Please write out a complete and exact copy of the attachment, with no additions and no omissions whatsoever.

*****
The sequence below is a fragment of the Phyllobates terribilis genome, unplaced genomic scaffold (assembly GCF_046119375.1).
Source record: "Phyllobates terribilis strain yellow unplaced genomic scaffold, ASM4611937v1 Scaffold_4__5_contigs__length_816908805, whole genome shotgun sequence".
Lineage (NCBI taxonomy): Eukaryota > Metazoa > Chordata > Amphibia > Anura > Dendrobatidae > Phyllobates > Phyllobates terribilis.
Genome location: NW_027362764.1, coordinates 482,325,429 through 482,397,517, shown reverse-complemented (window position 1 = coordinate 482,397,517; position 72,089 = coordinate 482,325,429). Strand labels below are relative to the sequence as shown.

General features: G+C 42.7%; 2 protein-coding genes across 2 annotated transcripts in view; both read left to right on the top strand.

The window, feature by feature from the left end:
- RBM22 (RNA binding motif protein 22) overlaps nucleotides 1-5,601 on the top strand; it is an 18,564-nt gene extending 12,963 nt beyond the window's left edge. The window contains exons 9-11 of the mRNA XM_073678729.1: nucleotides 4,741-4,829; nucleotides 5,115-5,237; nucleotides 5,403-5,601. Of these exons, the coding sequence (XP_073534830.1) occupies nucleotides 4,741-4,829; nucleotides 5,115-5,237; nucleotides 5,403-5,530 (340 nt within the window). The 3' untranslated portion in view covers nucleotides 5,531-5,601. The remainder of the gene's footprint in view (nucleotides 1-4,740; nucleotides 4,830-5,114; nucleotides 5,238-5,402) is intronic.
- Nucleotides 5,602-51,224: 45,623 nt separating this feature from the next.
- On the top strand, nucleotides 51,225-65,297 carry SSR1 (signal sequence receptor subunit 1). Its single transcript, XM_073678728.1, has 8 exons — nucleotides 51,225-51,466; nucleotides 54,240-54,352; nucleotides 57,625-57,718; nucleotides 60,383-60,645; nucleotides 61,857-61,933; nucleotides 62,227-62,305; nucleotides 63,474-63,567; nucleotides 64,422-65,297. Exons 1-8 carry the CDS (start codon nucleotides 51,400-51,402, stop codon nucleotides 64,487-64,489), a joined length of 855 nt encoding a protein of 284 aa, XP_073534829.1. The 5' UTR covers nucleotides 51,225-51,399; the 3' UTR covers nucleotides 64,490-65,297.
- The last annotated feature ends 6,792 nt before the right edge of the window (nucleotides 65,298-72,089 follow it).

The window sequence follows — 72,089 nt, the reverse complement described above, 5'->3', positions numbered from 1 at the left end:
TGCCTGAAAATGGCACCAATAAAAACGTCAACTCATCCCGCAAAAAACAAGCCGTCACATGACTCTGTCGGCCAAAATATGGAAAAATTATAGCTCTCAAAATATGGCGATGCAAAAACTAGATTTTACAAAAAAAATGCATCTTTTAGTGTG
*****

The sequence below is a fragment of the Phyllobates terribilis genome, unplaced genomic scaffold (assembly GCF_046119375.1).
Source record: "Phyllobates terribilis strain yellow unplaced genomic scaffold, ASM4611937v1 Scaffold_4__5_contigs__length_816908805, whole genome shotgun sequence".
Lineage (NCBI taxonomy): Eukaryota > Metazoa > Chordata > Amphibia > Anura > Dendrobatidae > Phyllobates > Phyllobates terribilis.
Genome location: NW_027362764.1, coordinates 482,325,429 through 482,397,517, shown reverse-complemented (window position 1 = coordinate 482,397,517; position 72,089 = coordinate 482,325,429). Strand labels below are relative to the sequence as shown.

General features: G+C 42.7%; 2 protein-coding genes across 2 annotated transcripts in view; both read left to right on the top strand.

The window, feature by feature from the left end:
- RBM22 (RNA binding motif protein 22) overlaps nucleotides 1-5,601 on the top strand; it is an 18,564-nt gene extending 12,963 nt beyond the window's left edge. The window contains exons 9-11 of the mRNA XM_073678729.1: nucleotides 4,741-4,829; nucleotides 5,115-5,237; nucleotides 5,403-5,601. Of these exons, the coding sequence (XP_073534830.1) occupies nucleotides 4,741-4,829; nucleotides 5,115-5,237; nucleotides 5,403-5,530 (340 nt within the window). The 3' untranslated portion in view covers nucleotides 5,531-5,601. The remainder of the gene's footprint in view (nucleotides 1-4,740; nucleotides 4,830-5,114; nucleotides 5,238-5,402) is intronic.
- Nucleotides 5,602-51,224: 45,623 nt separating this feature from the next.
- On the top strand, nucleotides 51,225-65,297 carry SSR1 (signal sequence receptor subunit 1). Its single transcript, XM_073678728.1, has 8 exons — nucleotides 51,225-51,466; nucleotides 54,240-54,352; nucleotides 57,625-57,718; nucleotides 60,383-60,645; nucleotides 61,857-61,933; nucleotides 62,227-62,305; nucleotides 63,474-63,567; nucleotides 64,422-65,297. Exons 1-8 carry the CDS (start codon nucleotides 51,400-51,402, stop codon nucleotides 64,487-64,489), a joined length of 855 nt encoding a protein of 284 aa, XP_073534829.1. The 5' UTR covers nucleotides 51,225-51,399; the 3' UTR covers nucleotides 64,490-65,297.
- The last annotated feature ends 6,792 nt before the right edge of the window (nucleotides 65,298-72,089 follow it).

The window sequence follows — 72,089 nt, the reverse complement described above, 5'->3', positions numbered from 1 at the left end:
TGCCTGAAAATGGCACCAATAAAAACGTCAACTCATCCCGCAAAAAACAAGCCGTCACATGACTCTGTCGGCCAAAATATGGAAAAATTATAGCTCTCAAAATATGGCGATGCAAAAACTAGATTTTACAAAAAAAATGCATCTTTTAGTGTG